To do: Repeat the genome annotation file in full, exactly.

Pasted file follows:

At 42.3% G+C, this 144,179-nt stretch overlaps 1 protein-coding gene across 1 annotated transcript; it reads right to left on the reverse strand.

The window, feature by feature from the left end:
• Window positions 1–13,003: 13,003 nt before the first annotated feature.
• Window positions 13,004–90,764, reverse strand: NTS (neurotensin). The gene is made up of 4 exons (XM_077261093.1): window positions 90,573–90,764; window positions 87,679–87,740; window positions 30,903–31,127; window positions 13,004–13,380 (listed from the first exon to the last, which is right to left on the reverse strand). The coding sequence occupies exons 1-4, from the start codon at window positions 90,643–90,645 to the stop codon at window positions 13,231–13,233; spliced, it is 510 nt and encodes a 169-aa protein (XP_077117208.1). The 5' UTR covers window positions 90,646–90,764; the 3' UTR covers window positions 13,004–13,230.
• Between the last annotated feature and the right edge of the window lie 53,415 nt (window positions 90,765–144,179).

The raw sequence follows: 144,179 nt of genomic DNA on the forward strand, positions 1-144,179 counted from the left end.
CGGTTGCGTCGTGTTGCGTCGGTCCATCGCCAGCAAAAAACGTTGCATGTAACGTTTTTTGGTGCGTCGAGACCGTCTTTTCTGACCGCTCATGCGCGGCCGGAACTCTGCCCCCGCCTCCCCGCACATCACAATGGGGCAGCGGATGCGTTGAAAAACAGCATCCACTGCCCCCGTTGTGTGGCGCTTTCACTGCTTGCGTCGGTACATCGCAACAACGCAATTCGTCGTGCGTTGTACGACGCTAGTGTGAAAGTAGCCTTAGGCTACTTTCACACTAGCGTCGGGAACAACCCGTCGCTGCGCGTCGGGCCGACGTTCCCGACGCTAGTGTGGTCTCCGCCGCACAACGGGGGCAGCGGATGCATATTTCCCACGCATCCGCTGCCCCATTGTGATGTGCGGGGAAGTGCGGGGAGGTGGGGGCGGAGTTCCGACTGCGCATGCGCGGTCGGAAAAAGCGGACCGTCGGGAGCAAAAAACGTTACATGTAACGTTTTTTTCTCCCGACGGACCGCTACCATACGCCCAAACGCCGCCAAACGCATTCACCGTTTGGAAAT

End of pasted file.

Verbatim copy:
At 42.3% G+C, this 144,179-nt stretch overlaps 1 protein-coding gene across 1 annotated transcript; it reads right to left on the reverse strand.

The window, feature by feature from the left end:
• Window positions 1–13,003: 13,003 nt before the first annotated feature.
• Window positions 13,004–90,764, reverse strand: NTS (neurotensin). The gene is made up of 4 exons (XM_077261093.1): window positions 90,573–90,764; window positions 87,679–87,740; window positions 30,903–31,127; window positions 13,004–13,380 (listed from the first exon to the last, which is right to left on the reverse strand). The coding sequence occupies exons 1-4, from the start codon at window positions 90,643–90,645 to the stop codon at window positions 13,231–13,233; spliced, it is 510 nt and encodes a 169-aa protein (XP_077117208.1). The 5' UTR covers window positions 90,646–90,764; the 3' UTR covers window positions 13,004–13,230.
• Between the last annotated feature and the right edge of the window lie 53,415 nt (window positions 90,765–144,179).

The raw sequence follows: 144,179 nt of genomic DNA on the forward strand, positions 1-144,179 counted from the left end.
CGGTTGCGTCGTGTTGCGTCGGTCCATCGCCAGCAAAAAACGTTGCATGTAACGTTTTTTGGTGCGTCGAGACCGTCTTTTCTGACCGCTCATGCGCGGCCGGAACTCTGCCCCCGCCTCCCCGCACATCACAATGGGGCAGCGGATGCGTTGAAAAACAGCATCCACTGCCCCCGTTGTGTGGCGCTTTCACTGCTTGCGTCGGTACATCGCAACAACGCAATTCGTCGTGCGTTGTACGACGCTAGTGTGAAAGTAGCCTTAGGCTACTTTCACACTAGCGTCGGGAACAACCCGTCGCTGCGCGTCGGGCCGACGTTCCCGACGCTAGTGTGGTCTCCGCCGCACAACGGGGGCAGCGGATGCATATTTCCCACGCATCCGCTGCCCCATTGTGATGTGCGGGGAAGTGCGGGGAGGTGGGGGCGGAGTTCCGACTGCGCATGCGCGGTCGGAAAAAGCGGACCGTCGGGAGCAAAAAACGTTACATGTAACGTTTTTTTCTCCCGACGGACCGCTACCATACGCCCAAACGCCGCCAAACGCATTCACCGTTTGGAAAT